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Gretchen at the Spinning Wheel (Schubert) (Download)

arranged for vibraphone and marimba duet by Brian Blume
Level: Advanced
Duration: 3:30
Personnel: 2 players
Release Date: 2014
Product ID : TSPCD-21DL
Price: $23.00
Item #: TSPCD-21DL

Formats Available:


Description

Written in 1814 and for piano and soprano, Schubert’s Gretchen am Spinnrade, or Gretchen at the Spinning Wheel, is one of the most famous examples of Romantic-period German Lied. Its emotionalism and use of a famous text—Goethe’s drama Faust—are characteristic of the art song, but it is the accompaniment that sets it apart and makes it a rich work for marimba and vibraphone duet. 

In this transcription Brian Blume captures the programmatic nature of the piano part, with the marimba playing the continuous sixteenth notes that are the spinning wheel and the vibraphone playing the quarter-/eighth-note rhythm that serve as the treadle. The vocal part is shared by both players in this challenging piece that offers numerous opportunities to showcase the musicianship of both keyboardists.


Performed by BluHill Percussion Duo (Dr. Colin Hill & Brian Blume)

Instrumentation

  • Vibraphone
  • Marimba—low C

Instrument List

one vibraphone, one 5-octave marimba (low C)

Reviews

When audiences attend a percussion recital or ensemble program, they naturally anticipate hearing selections of music by contemporary composers. With a steady diet of new music styles, this publication can be a nice contrast, featuring a German art song written in 1814. The vibraphone part can be performed on a standard low-F instrument, but also includes optional low E-naturals for those who have a four-octave instrument. The scoring is excellent, and the arrangement closely preserves Schubert’s original composition.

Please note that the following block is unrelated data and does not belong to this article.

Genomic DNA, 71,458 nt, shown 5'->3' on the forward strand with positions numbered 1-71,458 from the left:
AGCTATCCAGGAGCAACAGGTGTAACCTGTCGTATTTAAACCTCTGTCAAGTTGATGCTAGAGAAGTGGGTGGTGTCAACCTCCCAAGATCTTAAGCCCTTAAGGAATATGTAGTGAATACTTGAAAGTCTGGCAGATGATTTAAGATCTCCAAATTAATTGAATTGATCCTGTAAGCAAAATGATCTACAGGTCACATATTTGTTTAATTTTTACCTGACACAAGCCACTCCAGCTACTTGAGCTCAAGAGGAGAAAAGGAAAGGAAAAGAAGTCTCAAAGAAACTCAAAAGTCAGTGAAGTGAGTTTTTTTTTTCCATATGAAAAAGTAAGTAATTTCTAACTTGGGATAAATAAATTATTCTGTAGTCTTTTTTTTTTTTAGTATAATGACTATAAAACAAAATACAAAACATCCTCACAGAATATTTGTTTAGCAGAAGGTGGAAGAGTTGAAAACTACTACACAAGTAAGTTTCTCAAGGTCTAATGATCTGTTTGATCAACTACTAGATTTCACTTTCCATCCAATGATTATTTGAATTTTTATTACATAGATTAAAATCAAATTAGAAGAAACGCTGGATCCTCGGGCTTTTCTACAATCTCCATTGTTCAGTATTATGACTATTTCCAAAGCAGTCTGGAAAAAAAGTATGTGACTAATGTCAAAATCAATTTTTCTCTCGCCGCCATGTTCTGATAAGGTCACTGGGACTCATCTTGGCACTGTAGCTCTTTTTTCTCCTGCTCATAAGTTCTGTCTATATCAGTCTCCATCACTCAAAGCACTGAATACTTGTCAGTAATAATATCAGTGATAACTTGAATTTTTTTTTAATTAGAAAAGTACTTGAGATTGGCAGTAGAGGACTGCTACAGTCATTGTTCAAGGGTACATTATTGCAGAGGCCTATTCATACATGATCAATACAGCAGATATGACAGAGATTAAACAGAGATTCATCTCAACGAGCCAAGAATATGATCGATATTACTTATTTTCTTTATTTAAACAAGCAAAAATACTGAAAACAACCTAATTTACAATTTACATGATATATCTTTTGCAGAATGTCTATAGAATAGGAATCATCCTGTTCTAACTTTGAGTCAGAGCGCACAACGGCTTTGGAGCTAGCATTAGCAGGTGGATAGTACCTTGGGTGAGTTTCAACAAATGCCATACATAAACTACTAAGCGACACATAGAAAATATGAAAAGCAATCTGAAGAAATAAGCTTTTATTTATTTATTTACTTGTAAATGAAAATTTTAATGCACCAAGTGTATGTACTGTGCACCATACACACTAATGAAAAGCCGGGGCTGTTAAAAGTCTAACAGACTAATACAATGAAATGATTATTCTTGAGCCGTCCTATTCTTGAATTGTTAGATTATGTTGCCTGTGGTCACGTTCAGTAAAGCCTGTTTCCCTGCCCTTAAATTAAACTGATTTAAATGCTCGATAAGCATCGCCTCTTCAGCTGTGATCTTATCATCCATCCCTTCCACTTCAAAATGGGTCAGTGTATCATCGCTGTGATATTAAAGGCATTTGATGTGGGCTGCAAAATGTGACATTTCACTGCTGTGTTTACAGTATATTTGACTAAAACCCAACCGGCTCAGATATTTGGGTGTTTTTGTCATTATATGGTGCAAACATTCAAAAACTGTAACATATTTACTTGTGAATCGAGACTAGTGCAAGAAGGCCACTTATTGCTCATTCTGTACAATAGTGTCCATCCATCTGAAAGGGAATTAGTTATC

Written in D minor and 6/8, the two players have contrasting roles. The marimba provides the harmonic base and consists of repeated sixteenth-note patterns, which the composer intends as the rotating movement of the spinning wheel. The vibraphone presents the melodic material predominately through long lyrical lines. There are no dampening notations for the vibraphone, so the clarity of performance is left to the artistic experience of the player.

The publication includes a score and CD, which has an excellent recording of the work for reference, and also provides the ability to print the parts.

—George Frock
Percussive Notes
Vol. 53, No. 1, March 2015

Description

Written in 1814 and for piano and soprano, Schubert’s Gretchen am Spinnrade, or Gretchen at the Spinning Wheel, is one of the most famous examples of Romantic-period German Lied. Its emotionalism and use of a famous text—Goethe’s drama Faust—are characteristic of the art song, but it is the accompaniment that sets it apart and makes it a rich work for marimba and vibraphone duet. 

In this transcription Brian Blume captures the programmatic nature of the piano part, with the marimba playing the continuous sixteenth notes that are the spinning wheel and the vibraphone playing the quarter-/eighth-note rhythm that serve as the treadle. The vocal part is shared by both players in this challenging piece that offers numerous opportunities to showcase the musicianship of both keyboardists.


Performed by BluHill Percussion Duo (Dr. Colin Hill & Brian Blume)

Instrumentation

  • Vibraphone
  • Marimba—low C

Instrument List

one vibraphone, one 5-octave marimba (low C)

Reviews

When audiences attend a percussion recital or ensemble program, they naturally anticipate hearing selections of music by contemporary composers. With a steady diet of new music styles, this publication can be a nice contrast, featuring a German art song written in 1814. The vibraphone part can be performed on a standard low-F instrument, but also includes optional low E-naturals for those who have a four-octave instrument. The scoring is excellent, and the arrangement closely preserves Schubert’s original composition.

Written in D minor and 6/8, the two players have contrasting roles. The marimba provides the harmonic base and consists of repeated sixteenth-note patterns, which the composer intends as the rotating movement of the spinning wheel. The vibraphone presents the melodic material predominately through long lyrical lines. There are no dampening notations for the vibraphone, so the clarity of performance is left to the artistic experience of the player.

The publication includes a score and CD, which has an excellent recording of the work for reference, and also provides the ability to print the parts.

—George Frock
Percussive Notes
Vol. 53, No. 1, March 2015



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